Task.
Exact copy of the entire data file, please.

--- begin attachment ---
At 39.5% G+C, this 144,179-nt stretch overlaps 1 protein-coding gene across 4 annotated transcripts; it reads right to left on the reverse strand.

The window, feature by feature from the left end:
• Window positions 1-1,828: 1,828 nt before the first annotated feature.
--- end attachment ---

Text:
At 39.5% G+C, this 144,179-nt stretch overlaps 1 protein-coding gene across 4 annotated transcripts; it reads right to left on the reverse strand.

The window, feature by feature from the left end:
• Window positions 1-1,828: 1,828 nt before the first annotated feature.